Guest Post by Alison Blackler
And probably one of our biggest challenges. Most adults spend much of their life in an intimate relationship. Relationships are potentially satisfying. They protect us from loneliness and can improve our mental and emotional wellbeing. However, they can be challenging, and many different issues can cause couples disturbances. There are obviously arguments, fights and power struggles, but there are also stress-related reactions to each other, leading to further problems.
Challenges can build up in a relationship over a period of time, increase in frequency or create difficult consequences. The job is to work out what is acceptable and what is not. Each person’s relationship is unique, just like the people in them. Couples can experience turbulent phases, which can lead to much needed changes, or the relationship may become too difficult to continue. Relationships can feel stressful, and our aim is to consider the wider perspective.
Keep in mind that any behaviour can happen with a varying degree of discomfort, and it is for each couple to decide what is acceptable. For some, it can look like a relationship is easy and natural, although there is usually work and commitment aplenty. When relationships work well, there is give and take, respect, honesty and positive regard. With the right balance of compromise and flexibility, it is vital to allow each person to flourish within the relationship. This all sounds so idealistic, and the reality of life and, indeed, relationships, make this an interesting journey. Life is full of experiences, some of which work well and some not so much.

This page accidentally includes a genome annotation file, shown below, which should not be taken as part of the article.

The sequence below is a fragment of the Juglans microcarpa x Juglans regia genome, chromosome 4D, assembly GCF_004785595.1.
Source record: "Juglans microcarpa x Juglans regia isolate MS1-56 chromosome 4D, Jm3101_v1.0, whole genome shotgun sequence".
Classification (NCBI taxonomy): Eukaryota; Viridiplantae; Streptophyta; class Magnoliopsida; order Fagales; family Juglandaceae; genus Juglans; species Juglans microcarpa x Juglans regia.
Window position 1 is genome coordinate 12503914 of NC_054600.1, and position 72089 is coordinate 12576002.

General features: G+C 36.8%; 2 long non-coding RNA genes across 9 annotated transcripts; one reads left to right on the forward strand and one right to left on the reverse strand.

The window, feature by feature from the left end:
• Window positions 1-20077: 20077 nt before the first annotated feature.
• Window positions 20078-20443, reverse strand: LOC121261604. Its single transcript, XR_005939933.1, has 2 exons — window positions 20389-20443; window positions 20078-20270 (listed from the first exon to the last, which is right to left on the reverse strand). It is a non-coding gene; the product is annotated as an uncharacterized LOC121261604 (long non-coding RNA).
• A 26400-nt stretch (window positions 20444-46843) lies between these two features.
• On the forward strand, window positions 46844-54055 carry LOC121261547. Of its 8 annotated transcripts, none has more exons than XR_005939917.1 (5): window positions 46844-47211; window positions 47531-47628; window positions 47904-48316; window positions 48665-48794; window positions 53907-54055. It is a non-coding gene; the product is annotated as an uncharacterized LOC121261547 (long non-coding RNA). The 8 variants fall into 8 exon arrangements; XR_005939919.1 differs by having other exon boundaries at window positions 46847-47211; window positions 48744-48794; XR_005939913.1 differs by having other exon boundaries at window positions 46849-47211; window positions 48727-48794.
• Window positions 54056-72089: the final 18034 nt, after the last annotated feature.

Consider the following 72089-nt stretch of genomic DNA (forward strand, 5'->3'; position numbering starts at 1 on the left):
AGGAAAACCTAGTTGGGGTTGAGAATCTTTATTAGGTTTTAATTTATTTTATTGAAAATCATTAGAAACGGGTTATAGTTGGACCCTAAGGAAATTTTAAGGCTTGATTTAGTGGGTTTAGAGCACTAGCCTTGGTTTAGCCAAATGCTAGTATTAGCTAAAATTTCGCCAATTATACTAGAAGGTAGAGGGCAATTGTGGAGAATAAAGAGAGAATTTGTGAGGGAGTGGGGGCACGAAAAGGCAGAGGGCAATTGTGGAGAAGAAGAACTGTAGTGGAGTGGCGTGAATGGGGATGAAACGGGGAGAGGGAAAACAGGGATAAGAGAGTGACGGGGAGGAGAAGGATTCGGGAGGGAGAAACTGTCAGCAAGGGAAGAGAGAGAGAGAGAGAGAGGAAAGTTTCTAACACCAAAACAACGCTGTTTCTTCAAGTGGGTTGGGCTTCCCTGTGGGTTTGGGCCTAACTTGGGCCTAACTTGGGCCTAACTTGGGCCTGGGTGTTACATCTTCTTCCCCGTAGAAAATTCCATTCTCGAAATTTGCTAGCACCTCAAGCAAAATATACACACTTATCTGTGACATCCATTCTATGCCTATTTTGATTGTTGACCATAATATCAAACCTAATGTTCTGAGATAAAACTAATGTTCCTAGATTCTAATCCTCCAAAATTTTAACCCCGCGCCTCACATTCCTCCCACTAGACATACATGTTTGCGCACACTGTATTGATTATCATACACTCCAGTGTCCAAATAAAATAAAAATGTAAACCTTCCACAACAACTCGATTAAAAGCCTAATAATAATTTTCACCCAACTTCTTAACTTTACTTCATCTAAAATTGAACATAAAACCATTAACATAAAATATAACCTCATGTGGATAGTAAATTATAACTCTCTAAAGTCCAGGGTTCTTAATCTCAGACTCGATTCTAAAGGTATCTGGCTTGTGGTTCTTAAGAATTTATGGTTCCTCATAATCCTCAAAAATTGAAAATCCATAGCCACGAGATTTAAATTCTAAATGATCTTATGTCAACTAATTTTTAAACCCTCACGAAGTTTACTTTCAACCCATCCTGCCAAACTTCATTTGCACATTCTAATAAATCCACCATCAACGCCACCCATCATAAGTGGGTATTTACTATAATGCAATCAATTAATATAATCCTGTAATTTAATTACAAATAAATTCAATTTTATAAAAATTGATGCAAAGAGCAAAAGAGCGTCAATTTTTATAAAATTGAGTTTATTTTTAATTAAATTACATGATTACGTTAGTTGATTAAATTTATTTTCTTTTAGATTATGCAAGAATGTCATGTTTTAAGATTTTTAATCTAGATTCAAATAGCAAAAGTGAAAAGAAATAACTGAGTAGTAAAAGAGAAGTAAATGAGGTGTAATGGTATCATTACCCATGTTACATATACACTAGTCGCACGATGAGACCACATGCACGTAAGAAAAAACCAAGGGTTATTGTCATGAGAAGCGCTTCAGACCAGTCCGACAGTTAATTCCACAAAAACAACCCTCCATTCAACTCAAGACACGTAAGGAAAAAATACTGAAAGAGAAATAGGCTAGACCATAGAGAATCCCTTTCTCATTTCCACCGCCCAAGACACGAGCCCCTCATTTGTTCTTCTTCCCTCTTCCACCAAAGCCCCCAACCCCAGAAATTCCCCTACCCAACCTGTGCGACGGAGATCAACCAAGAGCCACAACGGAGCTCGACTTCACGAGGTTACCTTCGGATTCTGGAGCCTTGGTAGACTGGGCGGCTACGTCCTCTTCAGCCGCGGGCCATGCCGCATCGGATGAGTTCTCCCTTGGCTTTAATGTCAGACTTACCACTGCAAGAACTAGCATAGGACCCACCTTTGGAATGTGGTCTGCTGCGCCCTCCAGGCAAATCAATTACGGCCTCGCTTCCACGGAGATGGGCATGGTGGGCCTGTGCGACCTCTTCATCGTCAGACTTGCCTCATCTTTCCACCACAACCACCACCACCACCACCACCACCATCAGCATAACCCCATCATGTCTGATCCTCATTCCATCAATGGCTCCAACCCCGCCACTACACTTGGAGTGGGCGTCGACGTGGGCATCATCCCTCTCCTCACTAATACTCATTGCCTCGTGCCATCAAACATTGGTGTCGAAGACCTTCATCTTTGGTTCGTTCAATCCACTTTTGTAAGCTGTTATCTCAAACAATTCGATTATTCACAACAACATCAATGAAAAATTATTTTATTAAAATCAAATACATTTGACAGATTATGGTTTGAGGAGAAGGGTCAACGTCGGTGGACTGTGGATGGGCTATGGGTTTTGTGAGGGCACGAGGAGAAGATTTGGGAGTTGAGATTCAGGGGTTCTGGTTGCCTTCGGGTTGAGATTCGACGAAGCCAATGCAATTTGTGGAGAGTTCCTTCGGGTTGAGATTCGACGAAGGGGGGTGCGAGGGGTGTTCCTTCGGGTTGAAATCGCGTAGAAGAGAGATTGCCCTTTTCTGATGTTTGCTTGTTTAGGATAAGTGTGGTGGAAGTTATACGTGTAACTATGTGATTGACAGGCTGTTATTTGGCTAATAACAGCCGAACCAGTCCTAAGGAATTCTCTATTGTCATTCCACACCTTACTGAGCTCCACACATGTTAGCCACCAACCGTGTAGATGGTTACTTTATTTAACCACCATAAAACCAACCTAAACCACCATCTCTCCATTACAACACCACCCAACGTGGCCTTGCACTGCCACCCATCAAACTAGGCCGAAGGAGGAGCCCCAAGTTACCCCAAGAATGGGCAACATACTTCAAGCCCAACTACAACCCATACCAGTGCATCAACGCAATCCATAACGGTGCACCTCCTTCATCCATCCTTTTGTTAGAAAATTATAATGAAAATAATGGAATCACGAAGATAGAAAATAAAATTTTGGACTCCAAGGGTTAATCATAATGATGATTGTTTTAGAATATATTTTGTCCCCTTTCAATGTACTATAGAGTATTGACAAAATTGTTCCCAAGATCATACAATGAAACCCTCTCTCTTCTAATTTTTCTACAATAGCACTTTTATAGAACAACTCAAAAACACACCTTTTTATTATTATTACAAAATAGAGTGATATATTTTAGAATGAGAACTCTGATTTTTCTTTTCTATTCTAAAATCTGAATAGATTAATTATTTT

Many of challenges can be useful to help us grow and develop. If everything were plain sailing, our personal journey would probably be limited. While we clearly need some time of stability, we learn the most from challenging situations. The trick is to see these as a chance to change rather than as a negative experience. Relationships take work and commitment, though focusing on yourself first is critical. This understanding gives peace and clarity.
Almost all couples will have misunderstandings, conflicts and disagreements. We will each do things that annoy the other. It is fair to say, ‘all relationships take work’. However, we must not get confused with those that leave us exhausted and drained. It should not constantly feel like hard work. There must be a balance and knowing this balance can make all the difference. Being in the wrong relationship is no one’s fault; it can be an honest mistake. When it is a real challenge is when you and a partner are essentially mismatched. There is no way to change or reconcile — the best thing to do is to recognise it for what it is and get out as compassionately as possible. Challenges and issues may occur within any relationship. There is no judgement as the complexity of a relationship can mean that it will hit challenges. The idea is to look at things from a different perspective to see if there is any need for change, whether that be yourself or both.